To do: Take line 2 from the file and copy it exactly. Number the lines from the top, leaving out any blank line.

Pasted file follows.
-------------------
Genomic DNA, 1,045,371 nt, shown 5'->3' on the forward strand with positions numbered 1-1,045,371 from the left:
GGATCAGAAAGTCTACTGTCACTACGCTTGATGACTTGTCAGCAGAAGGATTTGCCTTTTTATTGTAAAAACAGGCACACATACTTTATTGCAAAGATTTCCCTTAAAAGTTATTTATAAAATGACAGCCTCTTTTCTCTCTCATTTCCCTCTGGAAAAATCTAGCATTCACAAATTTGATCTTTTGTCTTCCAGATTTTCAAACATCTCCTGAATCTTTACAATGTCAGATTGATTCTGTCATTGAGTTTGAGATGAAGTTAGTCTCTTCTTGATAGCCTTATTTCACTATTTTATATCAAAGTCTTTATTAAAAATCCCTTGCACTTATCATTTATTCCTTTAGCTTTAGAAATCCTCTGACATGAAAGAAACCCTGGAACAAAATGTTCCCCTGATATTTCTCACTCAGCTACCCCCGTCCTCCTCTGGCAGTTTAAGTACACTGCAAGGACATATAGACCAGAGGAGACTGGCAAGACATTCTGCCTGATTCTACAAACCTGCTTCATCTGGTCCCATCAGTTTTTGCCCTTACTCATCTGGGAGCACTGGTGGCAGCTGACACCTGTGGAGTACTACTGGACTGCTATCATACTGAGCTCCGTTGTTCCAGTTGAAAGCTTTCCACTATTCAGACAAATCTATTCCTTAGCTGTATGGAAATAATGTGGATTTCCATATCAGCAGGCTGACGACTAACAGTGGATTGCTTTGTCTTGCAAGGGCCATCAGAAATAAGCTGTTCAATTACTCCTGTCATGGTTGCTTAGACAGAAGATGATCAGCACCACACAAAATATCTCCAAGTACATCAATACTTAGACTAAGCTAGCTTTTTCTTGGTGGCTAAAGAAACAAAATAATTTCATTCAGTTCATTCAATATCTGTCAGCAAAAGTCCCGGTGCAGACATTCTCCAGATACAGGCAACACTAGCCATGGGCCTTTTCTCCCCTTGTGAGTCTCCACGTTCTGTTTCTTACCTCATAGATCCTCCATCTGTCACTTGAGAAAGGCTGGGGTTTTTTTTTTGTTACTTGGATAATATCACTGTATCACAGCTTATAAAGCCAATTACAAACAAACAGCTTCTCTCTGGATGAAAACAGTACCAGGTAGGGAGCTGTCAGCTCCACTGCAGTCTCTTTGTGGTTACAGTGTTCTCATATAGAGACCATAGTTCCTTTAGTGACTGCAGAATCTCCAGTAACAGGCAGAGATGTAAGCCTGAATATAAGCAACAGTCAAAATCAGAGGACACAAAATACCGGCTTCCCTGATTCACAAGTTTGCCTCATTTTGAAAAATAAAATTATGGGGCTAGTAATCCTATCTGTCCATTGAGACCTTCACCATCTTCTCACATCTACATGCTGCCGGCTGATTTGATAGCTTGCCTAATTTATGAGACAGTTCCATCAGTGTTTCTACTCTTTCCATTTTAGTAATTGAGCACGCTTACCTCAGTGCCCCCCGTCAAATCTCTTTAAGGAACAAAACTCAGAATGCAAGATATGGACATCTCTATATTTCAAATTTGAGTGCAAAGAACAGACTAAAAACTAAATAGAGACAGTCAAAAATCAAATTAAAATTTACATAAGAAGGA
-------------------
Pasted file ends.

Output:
GGATCAGAAAGTCTACTGTCACTACGCTTGATGACTTGTCAGCAGAAGGATTTGCCTTTTTATTGTAAAAACAGGCACACATACTTTATTGCAAAGATTTCCCTTAAAAGTTATTTATAAAATGACAGCCTCTTTTCTCTCTCATTTCCCTCTGGAAAAATCTAGCATTCACAAATTTGATCTTTTGTCTTCCAGATTTTCAAACATCTCCTGAATCTTTACAATGTCAGATTGATTCTGTCATTGAGTTTGAGATGAAGTTAGTCTCTTCTTGATAGCCTTATTTCACTATTTTATATCAAAGTCTTTATTAAAAATCCCTTGCACTTATCATTTATTCCTTTAGCTTTAGAAATCCTCTGACATGAAAGAAACCCTGGAACAAAATGTTCCCCTGATATTTCTCACTCAGCTACCCCCGTCCTCCTCTGGCAGTTTAAGTACACTGCAAGGACATATAGACCAGAGGAGACTGGCAAGACATTCTGCCTGATTCTACAAACCTGCTTCATCTGGTCCCATCAGTTTTTGCCCTTACTCATCTGGGAGCACTGGTGGCAGCTGACACCTGTGGAGTACTACTGGACTGCTATCATACTGAGCTCCGTTGTTCCAGTTGAAAGCTTTCCACTATTCAGACAAATCTATTCCTTAGCTGTATGGAAATAATGTGGATTTCCATATCAGCAGGCTGACGACTAACAGTGGATTGCTTTGTCTTGCAAGGGCCATCAGAAATAAGCTGTTCAATTACTCCTGTCATGGTTGCTTAGACAGAAGATGATCAGCACCACACAAAATATCTCCAAGTACATCAATACTTAGACTAAGCTAGCTTTTTCTTGGTGGCTAAAGAAACAAAATAATTTCATTCAGTTCATTCAATATCTGTCAGCAAAAGTCCCGGTGCAGACATTCTCCAGATACAGGCAACACTAGCCATGGGCCTTTTCTCCCCTTGTGAGTCTCCACGTTCTGTTTCTTACCTCATAGATCCTCCATCTGTCACTTGAGAAAGGCTGGGGTTTTTTTTTTGTTACTTGGATAATATCACTGTATCACAGCTTATAAAGCCAATTACAAACAAACAGCTTCTCTCTGGATGAAAACAGTACCAGGTAGGGAGCTGTCAGCTCCACTGCAGTCTCTTTGTGGTTACAGTGTTCTCATATAGAGACCATAGTTCCTTTAGTGACTGCAGAATCTCCAGTAACAGGCAGAGATGTAAGCCTGAATATAAGCAACAGTCAAAATCAGAGGACACAAAATACCGGCTTCCCTGATTCACAAGTTTGCCTCATTTTGAAAAATAAAATTATGGGGCTAGTAATCCTATCTGTCCATTGAGACCTTCACCATCTTCTCACATCTACATGCTGCCGGCTGATTTGATAGCTTGCCTAATTTATGAGACAGTTCCATCAGTGTTTCTACTCTTTCCATTTTAGTAATTGAGCACGCTTACCTCAGTGCCCCCCGTCAAATCTCTTTAAGGAACAAAACTCAGAATGCAAGATATGGACATCTCTATATTTCAAATTTGAGTGCAAAGAACAGACTAAAAACTAAATAGAGACAGTCAAAAATCAAATTAAAATTTACATAAGAAGGA